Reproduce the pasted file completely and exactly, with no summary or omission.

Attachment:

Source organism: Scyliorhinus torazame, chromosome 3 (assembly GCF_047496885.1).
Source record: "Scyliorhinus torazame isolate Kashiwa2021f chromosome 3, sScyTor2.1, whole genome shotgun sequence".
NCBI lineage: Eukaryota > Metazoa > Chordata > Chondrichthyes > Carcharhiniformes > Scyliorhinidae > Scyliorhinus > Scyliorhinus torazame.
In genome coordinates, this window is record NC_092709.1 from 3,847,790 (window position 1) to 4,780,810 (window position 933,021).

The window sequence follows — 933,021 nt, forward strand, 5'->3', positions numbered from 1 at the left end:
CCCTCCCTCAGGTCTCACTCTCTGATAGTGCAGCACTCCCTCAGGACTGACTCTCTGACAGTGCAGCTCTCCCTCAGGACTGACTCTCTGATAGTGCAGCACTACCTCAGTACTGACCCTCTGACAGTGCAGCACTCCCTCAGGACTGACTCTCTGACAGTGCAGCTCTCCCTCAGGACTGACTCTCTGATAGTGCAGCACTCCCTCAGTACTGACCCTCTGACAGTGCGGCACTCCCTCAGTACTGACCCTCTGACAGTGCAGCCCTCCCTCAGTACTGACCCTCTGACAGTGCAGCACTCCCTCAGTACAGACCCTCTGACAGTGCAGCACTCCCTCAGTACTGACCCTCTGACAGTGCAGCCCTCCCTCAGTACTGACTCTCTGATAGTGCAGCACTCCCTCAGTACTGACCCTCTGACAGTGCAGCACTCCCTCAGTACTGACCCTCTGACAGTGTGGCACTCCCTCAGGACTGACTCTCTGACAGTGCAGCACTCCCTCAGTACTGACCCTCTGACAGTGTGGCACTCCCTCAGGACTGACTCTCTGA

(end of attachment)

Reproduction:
Source organism: Scyliorhinus torazame, chromosome 3 (assembly GCF_047496885.1).
Source record: "Scyliorhinus torazame isolate Kashiwa2021f chromosome 3, sScyTor2.1, whole genome shotgun sequence".
NCBI lineage: Eukaryota > Metazoa > Chordata > Chondrichthyes > Carcharhiniformes > Scyliorhinidae > Scyliorhinus > Scyliorhinus torazame.
In genome coordinates, this window is record NC_092709.1 from 3,847,790 (window position 1) to 4,780,810 (window position 933,021).

The window sequence follows — 933,021 nt, forward strand, 5'->3', positions numbered from 1 at the left end:
CCCTCCCTCAGGTCTCACTCTCTGATAGTGCAGCACTCCCTCAGGACTGACTCTCTGACAGTGCAGCTCTCCCTCAGGACTGACTCTCTGATAGTGCAGCACTACCTCAGTACTGACCCTCTGACAGTGCAGCACTCCCTCAGGACTGACTCTCTGACAGTGCAGCTCTCCCTCAGGACTGACTCTCTGATAGTGCAGCACTCCCTCAGTACTGACCCTCTGACAGTGCGGCACTCCCTCAGTACTGACCCTCTGACAGTGCAGCCCTCCCTCAGTACTGACCCTCTGACAGTGCAGCACTCCCTCAGTACAGACCCTCTGACAGTGCAGCACTCCCTCAGTACTGACCCTCTGACAGTGCAGCCCTCCCTCAGTACTGACTCTCTGATAGTGCAGCACTCCCTCAGTACTGACCCTCTGACAGTGCAGCACTCCCTCAGTACTGACCCTCTGACAGTGTGGCACTCCCTCAGGACTGACTCTCTGACAGTGCAGCACTCCCTCAGTACTGACCCTCTGACAGTGTGGCACTCCCTCAGGACTGACTCTCTGA